Female journalists’ experiences and challenges in covering climate change in Zimbabwe

Written by: 
Racheal Pakrwoth

2024, under theme “Press for the Planet; Journalism in the face of the Environment Crisis”, the country was drawn to the attention its female journalists face in covering climate change. Drought, flush floods and other dramatic weather changes have disrupted the lives of many communities, especially women, that the work of journalists remains crucial role in bringing attention to the urgent need for action to address the climate and environmental crisis.
Even with increase in the number of journalists reporting environmental issues, there are several challenges journalists, especially the female face in covering the beat. According to Shoai Murwira a female environmental journalist who runs The Southern Environment blog, there are still stereotypes in the media in Zimbabwe amidst the roles of journalists to spread awareness about climate crisis and environmental issues whereby women are assigned to work on soft news beats.
“Women are usually assigned to report on soft news like court reporting, sports among others but never on climate change because they consider masculinity. Female journalists covering climate change stories are therefore not taken serious thus their perception is that a woman should not go for hard beats like environmental stories and Climate change,” Ms. Murwira noted.
The safety of female environment and Climate journalists in Zimbabwe remains crucial when it comes to covering these environmental issues. Some of the stories are political as they involve prominent political figures who try to target the lives of journalists covering the stories. It is common for journalists to disappear or be arrested in Zimbabwe. Climate change reporting in Zimbabwe tends to be interlinked to political issues, such as coal mining.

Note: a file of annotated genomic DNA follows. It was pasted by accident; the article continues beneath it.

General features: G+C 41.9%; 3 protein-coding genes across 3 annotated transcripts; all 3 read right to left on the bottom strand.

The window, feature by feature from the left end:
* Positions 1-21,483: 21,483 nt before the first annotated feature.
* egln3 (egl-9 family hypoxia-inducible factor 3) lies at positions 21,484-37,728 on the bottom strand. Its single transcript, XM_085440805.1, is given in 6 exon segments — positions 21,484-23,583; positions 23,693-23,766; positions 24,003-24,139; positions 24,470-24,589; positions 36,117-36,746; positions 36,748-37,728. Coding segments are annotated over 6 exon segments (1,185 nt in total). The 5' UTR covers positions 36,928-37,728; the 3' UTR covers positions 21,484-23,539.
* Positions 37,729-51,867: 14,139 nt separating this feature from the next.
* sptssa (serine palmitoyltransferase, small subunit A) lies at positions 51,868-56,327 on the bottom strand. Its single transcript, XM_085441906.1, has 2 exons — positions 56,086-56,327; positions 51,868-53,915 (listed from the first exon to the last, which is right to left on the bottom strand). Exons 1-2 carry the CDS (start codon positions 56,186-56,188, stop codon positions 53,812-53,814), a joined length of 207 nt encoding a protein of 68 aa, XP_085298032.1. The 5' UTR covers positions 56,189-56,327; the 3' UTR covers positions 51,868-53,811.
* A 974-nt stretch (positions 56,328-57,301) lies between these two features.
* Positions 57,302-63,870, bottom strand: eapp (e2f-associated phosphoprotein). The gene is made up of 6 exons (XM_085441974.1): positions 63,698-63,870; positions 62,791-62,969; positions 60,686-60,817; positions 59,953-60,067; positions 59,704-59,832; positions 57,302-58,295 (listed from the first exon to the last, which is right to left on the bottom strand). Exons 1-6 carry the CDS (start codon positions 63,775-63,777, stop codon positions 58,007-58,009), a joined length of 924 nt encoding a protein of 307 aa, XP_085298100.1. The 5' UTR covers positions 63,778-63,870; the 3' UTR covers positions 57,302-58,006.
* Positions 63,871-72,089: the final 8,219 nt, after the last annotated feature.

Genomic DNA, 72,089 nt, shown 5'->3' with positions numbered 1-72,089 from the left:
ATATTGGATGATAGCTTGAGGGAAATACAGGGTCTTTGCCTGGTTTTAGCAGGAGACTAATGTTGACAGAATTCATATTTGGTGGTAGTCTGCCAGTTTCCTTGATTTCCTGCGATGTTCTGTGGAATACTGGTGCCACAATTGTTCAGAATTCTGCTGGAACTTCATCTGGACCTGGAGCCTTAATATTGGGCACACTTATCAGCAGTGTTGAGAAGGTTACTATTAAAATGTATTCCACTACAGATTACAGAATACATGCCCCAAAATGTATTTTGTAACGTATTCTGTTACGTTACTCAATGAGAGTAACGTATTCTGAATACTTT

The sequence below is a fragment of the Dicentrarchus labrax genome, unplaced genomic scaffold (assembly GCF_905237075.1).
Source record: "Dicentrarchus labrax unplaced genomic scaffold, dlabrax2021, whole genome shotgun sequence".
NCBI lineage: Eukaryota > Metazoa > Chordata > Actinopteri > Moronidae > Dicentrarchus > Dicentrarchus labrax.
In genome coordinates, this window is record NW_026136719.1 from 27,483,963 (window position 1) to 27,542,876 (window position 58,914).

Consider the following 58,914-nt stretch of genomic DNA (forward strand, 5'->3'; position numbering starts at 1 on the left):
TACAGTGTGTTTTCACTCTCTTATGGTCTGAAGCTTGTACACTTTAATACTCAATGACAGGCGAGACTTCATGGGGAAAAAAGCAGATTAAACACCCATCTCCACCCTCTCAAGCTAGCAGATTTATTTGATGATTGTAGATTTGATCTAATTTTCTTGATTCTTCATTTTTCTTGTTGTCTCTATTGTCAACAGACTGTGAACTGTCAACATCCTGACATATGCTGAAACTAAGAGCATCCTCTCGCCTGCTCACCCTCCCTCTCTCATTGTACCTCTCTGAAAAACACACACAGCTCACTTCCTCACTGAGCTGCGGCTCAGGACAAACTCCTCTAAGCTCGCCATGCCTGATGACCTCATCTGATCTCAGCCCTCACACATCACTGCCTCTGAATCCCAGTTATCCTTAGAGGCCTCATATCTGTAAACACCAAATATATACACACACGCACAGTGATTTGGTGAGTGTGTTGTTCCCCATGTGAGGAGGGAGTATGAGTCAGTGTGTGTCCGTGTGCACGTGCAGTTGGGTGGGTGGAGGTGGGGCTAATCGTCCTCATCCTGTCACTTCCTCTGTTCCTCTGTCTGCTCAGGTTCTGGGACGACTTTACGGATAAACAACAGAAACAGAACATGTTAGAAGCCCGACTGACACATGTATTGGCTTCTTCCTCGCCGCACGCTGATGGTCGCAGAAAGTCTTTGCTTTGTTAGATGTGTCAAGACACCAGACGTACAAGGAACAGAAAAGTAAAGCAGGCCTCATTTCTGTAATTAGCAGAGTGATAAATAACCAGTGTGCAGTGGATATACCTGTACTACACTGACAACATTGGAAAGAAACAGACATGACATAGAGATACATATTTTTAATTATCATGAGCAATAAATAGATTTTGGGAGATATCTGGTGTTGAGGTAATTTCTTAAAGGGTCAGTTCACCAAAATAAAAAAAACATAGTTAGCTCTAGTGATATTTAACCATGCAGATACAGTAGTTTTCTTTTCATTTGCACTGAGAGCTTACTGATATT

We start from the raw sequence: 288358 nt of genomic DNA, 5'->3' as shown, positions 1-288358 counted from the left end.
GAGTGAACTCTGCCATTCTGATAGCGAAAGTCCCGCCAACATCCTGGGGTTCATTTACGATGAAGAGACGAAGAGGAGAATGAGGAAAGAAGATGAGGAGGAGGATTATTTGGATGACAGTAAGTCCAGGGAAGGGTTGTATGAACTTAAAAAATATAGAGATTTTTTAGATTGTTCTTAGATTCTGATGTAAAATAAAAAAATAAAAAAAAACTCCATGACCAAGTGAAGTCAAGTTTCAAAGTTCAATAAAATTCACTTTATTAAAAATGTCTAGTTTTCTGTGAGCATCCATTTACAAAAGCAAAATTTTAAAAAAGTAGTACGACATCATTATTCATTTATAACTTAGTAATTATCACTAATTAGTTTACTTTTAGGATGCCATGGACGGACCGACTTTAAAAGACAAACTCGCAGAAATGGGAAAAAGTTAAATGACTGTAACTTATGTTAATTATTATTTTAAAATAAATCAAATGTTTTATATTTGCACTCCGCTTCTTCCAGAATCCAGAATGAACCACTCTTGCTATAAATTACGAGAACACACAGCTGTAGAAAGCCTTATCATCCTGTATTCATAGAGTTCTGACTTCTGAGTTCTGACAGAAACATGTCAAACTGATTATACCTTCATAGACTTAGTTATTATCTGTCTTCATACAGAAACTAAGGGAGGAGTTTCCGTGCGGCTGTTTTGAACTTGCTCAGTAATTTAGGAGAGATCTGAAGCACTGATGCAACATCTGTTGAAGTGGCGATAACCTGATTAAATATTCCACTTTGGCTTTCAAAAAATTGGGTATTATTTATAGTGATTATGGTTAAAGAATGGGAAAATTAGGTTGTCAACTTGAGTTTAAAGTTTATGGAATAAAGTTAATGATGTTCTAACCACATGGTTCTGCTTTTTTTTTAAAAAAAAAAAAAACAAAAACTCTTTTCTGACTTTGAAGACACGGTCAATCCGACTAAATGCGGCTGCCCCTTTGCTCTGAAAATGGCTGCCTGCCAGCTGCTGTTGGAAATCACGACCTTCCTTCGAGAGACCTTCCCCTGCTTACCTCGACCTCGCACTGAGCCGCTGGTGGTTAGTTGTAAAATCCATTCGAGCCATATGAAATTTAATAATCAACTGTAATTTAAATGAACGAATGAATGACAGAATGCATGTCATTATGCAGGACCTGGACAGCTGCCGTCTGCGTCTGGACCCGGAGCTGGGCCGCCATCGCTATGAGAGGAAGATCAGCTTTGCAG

Murwira says “Chinese companies have been issued out licenses to mine and this is polluting the environment leading people to suffer from diseases yet there is no money to cater for their medication. Such stories do not favor women and women involved in covering them are threatened thus we do not want to risk our lives covering such stories. It is because of the risks and intimidation,” she says
“There have been rumors that mining companies are being given to those with political muscles so if you report on cases that have been in their mining area most of the journalists reporting on such stories are being threatened, most of female journalists have families yet they are travelling in search for these environmental stories and we are always threated by the owners of such mining companies.”
Murwira gives an example of how a female journalist was scared to visit the Shabanie Mines in January 2024, after 10 people were killed and 11 were rescued because the owners of the company responsible are top political officials with potential to cause the arrest or disappearance of the arrest journalists.
Environmental issues are also very expensive to cover. Zimbabwe is relatively large country that in some cases, a journalist needs to travel for more than 400km to assess the effect and interview the affected people.
In the midst of those challenges, the chairperson of the Media Institute of Southern Africa (Zimbabwe chapter), Mr. Golden Mauganidze for the 2024 World Press Freedom Day he asked the media to continue amplifying environmental issues and climate change due to its urgency globally. “By focusing and amplifying the voices of those on the frontlines of climate crisis, we can bring attention to the specific vulnerabilities and adaptations needed in Zimbabwe and the Southern African Regions,” Mr. . Mauganidze noted in a statement.
Several initiatives have been put in place to create awareness and facilitate Zimbabwean female journalists to compete for grants at international level as a way of improving their capacity to report environmental stories. Such capacity building has been provided by the Voluntary Media Council of Zimbabwe (VMCZ) and the Global Investigative Journalism Network.